HUD Files Friend of the Court Brief In 4TH Circuit Court of Appeals Pressing Its Position on Mark-ups
February 14, 2002
Following up on the position espoused in its October 2001 Statement of Policy 2001-1 that mark-ups of other providers' settlement charges are violations of RESPA § 8(b), the Department of Housing and Urban Development took the unusual step of submitting a friend-of-the-court brief in early February in Boulware v. Crossland Mortgage Corp., a case pending before the U.S. Court of Appeals for the Fourth Circuit (which covers Maryland, North Carolina, South Carolina, Virginia, and West Virginia). The class action complaint, which alleged that Crossland Mortgage had charged consumers $65 for credit reports that cost only $15, was dismissed by the district court in Maryland. The lower court had dismissed the complaint on the basis of the Seventh Circuit's decision in Echevarria v. Chicago Title & Trust Co., 256 F.3d 623 (2001).
In Echavarria, the Seventh Circuit concluded that RESPA §8(b)'s prohibition on the payment of unearned fees by a settlement service provider did not apply to the situation where a provider marks-up the charge of another provider (i.e., the County Recorder) who is not involved in the mark-up. In the view of the Seventh Circuit and the lower court in Boulware, a defendant in an a RESPA § 8(b) action must pay an unearned fee to, or receive an unearned fee from, a third party other than the consumer; unearned fees received from the consumer are not in violation of § 8(b).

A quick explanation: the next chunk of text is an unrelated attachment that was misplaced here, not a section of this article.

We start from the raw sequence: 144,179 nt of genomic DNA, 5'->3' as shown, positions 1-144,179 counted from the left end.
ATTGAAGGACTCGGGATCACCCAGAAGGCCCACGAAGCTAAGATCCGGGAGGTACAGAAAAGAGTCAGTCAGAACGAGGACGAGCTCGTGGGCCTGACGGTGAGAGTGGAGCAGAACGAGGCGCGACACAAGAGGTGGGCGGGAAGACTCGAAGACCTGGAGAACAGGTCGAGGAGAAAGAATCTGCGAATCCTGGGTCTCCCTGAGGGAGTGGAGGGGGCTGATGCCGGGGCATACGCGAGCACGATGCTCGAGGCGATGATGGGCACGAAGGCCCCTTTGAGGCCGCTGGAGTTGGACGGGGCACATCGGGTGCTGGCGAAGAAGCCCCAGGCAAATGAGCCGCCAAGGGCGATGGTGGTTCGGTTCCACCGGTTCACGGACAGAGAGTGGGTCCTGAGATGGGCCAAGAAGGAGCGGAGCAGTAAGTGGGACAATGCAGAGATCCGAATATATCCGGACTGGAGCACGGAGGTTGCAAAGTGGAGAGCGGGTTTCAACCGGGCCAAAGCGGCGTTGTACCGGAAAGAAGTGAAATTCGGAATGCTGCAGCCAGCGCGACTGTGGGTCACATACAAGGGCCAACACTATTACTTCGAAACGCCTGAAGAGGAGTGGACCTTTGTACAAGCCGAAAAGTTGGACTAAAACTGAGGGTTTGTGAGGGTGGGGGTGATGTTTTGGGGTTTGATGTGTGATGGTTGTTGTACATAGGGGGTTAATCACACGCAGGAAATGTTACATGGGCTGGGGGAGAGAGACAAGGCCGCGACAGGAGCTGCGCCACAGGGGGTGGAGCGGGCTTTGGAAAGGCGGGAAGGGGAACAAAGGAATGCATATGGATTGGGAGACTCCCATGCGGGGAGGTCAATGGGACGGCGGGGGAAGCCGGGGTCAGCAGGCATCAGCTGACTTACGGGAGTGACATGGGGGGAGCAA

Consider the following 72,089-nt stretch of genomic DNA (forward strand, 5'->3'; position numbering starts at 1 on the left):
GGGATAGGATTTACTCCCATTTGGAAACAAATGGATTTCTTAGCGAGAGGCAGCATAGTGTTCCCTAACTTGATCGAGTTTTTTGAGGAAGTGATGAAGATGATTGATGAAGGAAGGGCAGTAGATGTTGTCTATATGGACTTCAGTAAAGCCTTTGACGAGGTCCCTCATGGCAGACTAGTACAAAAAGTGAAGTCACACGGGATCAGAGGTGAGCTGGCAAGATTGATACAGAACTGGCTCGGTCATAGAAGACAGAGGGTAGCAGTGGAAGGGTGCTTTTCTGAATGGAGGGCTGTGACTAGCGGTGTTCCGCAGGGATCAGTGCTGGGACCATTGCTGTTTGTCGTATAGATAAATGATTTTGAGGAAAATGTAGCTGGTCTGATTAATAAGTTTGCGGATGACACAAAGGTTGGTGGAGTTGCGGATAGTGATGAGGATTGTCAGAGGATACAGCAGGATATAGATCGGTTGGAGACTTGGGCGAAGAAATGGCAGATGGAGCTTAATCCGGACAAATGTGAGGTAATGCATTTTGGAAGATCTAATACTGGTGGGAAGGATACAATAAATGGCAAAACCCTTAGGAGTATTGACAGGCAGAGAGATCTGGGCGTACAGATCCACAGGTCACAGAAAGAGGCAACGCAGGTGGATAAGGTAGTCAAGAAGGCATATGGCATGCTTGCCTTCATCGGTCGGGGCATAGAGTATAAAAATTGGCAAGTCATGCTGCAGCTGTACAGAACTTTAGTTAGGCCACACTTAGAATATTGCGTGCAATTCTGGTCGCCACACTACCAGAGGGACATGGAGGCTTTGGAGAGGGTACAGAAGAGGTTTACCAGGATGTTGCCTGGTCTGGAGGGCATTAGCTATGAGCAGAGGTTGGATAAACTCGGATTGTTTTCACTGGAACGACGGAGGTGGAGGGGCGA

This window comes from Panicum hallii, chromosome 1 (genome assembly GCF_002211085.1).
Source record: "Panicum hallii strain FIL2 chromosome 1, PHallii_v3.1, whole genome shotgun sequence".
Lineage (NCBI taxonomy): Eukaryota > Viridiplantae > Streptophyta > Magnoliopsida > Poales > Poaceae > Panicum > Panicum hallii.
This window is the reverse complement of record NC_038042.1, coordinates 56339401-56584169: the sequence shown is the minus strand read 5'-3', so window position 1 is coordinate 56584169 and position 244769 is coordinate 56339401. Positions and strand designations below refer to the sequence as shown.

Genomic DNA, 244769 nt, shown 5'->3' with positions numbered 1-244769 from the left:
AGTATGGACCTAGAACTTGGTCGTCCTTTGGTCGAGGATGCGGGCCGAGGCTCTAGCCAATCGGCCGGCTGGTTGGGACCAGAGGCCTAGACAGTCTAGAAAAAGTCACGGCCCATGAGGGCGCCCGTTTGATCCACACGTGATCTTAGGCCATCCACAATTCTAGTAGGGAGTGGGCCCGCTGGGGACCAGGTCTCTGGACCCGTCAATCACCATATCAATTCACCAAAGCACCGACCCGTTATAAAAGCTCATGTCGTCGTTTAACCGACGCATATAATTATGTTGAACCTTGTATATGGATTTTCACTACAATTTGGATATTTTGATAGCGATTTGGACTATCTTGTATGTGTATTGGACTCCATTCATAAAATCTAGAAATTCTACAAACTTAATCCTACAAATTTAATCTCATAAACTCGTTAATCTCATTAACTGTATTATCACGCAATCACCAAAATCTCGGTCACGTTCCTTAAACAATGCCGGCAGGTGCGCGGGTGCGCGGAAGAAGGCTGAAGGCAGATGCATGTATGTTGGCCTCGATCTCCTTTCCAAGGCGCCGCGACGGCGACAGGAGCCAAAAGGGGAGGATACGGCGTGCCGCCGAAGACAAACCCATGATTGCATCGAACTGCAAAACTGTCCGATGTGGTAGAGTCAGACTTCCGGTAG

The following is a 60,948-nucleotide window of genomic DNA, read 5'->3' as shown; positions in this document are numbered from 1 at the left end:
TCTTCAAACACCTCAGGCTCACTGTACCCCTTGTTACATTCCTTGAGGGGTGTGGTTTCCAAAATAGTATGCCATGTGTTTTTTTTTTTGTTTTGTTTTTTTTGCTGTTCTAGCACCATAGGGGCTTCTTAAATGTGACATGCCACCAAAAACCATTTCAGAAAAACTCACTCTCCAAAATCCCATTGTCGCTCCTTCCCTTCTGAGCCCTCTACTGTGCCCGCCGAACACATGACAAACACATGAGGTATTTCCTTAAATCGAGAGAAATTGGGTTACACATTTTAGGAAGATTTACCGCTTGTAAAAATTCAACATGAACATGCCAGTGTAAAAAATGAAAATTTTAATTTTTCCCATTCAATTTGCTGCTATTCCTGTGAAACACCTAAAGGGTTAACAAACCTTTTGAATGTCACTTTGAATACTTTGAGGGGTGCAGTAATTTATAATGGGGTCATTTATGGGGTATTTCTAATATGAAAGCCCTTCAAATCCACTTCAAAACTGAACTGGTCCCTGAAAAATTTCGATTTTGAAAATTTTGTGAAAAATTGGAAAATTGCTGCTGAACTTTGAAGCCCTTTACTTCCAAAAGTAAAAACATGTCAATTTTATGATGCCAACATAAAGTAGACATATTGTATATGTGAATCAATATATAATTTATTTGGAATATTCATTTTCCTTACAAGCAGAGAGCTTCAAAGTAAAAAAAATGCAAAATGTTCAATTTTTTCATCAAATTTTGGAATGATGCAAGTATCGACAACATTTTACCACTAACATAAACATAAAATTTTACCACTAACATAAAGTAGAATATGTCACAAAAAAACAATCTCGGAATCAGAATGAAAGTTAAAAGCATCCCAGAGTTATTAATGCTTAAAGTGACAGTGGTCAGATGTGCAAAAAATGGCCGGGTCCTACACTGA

In its Policy Statement 2001-1, HUD made clear its view that, contrary to the Echevarria decision, a "settlement service provider may not levy an additional charge upon a borrower for another settlement service provider's services without providing additional services that are bona fide and justify the increased charge." In its 4th Circuit brief, HUD argues that the language, legislative history and prior HUD interpretations make this conclusion clear and that the court should defer to HUD's long-standing interpretation in this regard. In a supplemental brief in response, Crossland Mortgage argued that the statutory language and legislative history of RESPA §8(b) is contrary to HUD's interpretation, and that Policy Statement 2001-1 is not entitled to judicial deference because it was not issued after notice-and-comment rulemaking.
Oral argument is scheduled in the case for April 4, 2002. Click here to obtain a copy of the HUD brief.